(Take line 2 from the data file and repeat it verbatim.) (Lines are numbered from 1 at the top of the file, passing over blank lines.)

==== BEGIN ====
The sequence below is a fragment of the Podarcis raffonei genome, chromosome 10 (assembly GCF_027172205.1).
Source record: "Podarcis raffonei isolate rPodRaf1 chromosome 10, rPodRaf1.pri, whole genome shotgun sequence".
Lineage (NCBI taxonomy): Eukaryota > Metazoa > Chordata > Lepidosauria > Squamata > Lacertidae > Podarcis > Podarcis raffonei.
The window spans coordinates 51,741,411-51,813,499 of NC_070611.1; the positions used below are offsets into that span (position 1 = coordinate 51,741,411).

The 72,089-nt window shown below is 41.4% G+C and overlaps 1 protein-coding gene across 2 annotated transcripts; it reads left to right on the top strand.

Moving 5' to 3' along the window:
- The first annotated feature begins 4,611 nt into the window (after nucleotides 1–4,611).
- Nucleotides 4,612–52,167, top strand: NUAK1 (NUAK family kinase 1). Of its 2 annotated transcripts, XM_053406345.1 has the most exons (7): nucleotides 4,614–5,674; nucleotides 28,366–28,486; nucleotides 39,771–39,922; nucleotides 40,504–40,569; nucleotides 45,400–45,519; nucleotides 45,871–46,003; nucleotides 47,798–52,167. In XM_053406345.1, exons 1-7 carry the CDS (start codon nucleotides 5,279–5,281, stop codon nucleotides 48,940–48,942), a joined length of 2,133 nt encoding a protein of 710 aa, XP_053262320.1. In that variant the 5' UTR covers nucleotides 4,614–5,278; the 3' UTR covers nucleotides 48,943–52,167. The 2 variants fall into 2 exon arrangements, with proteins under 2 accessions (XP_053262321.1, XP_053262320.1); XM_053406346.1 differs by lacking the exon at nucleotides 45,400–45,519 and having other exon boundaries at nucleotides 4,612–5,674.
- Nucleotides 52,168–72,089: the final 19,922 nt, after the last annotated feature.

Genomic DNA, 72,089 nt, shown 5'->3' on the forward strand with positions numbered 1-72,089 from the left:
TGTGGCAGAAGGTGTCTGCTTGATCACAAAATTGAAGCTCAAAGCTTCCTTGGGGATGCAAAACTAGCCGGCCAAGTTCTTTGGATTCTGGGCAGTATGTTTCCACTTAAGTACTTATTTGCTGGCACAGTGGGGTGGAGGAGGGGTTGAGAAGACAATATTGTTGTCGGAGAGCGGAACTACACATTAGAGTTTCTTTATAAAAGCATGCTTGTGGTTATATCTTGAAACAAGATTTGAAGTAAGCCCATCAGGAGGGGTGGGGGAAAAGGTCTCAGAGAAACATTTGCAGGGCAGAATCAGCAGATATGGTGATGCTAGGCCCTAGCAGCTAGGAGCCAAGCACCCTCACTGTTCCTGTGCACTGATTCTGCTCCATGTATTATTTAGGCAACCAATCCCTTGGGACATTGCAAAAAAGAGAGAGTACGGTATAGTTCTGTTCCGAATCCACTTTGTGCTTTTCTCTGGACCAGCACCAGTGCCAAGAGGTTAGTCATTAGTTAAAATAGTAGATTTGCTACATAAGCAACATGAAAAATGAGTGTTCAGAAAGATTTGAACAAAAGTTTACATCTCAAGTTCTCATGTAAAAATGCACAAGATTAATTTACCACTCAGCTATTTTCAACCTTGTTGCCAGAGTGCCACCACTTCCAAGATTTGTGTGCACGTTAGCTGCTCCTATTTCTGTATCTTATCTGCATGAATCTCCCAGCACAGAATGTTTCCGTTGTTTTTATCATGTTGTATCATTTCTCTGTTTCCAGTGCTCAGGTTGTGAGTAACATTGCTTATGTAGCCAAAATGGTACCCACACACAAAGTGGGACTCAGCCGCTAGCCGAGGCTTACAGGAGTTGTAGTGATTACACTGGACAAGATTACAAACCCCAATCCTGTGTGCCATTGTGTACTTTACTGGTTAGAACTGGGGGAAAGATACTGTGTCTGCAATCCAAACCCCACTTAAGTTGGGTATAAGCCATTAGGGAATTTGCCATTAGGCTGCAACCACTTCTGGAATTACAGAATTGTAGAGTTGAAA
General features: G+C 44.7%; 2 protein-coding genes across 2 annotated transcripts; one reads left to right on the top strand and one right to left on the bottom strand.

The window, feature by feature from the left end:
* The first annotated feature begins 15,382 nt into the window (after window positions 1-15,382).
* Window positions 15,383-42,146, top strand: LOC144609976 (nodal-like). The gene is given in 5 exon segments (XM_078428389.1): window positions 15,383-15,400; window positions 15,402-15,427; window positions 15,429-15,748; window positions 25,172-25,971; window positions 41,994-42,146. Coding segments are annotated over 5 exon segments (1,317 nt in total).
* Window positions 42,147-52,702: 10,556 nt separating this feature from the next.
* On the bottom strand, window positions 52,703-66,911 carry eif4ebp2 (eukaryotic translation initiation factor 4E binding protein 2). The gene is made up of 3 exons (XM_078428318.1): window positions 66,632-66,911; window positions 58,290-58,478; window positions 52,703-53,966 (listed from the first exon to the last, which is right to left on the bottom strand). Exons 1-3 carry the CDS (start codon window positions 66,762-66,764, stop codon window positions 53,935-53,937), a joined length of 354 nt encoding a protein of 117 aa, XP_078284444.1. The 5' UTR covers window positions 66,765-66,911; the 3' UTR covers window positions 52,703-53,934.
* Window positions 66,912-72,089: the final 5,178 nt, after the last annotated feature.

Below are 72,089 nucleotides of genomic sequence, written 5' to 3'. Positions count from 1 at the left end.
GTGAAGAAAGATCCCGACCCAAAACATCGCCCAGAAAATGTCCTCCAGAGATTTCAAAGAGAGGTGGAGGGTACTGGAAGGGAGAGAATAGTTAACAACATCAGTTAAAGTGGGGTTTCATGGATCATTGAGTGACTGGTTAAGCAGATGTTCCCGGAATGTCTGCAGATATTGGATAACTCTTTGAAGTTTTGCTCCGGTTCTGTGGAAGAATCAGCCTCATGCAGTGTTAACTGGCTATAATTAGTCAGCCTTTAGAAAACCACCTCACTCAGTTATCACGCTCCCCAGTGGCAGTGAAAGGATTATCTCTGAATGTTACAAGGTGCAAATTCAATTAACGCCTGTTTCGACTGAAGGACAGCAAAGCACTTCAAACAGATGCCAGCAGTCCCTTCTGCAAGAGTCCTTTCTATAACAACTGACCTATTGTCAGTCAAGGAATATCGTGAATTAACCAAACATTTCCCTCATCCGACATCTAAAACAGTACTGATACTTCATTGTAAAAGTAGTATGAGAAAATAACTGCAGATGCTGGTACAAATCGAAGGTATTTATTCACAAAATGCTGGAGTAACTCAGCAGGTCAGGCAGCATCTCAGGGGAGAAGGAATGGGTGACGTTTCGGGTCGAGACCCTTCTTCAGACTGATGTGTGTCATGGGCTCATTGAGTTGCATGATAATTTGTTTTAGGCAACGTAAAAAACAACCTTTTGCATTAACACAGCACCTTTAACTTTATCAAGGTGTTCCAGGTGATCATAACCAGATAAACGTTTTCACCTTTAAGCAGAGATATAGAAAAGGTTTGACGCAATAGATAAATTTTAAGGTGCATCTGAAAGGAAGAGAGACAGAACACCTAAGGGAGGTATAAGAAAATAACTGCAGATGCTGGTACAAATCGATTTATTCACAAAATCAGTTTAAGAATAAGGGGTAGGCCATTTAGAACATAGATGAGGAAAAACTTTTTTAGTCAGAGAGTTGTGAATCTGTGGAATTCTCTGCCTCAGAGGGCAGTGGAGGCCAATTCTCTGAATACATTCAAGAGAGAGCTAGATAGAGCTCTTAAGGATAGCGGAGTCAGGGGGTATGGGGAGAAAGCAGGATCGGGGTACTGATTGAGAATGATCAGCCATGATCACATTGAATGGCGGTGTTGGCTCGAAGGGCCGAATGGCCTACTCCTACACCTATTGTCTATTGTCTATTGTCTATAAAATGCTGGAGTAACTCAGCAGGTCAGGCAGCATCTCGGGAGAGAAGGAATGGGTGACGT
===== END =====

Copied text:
Source record: "Podarcis raffonei isolate rPodRaf1 chromosome 10, rPodRaf1.pri, whole genome shotgun sequence".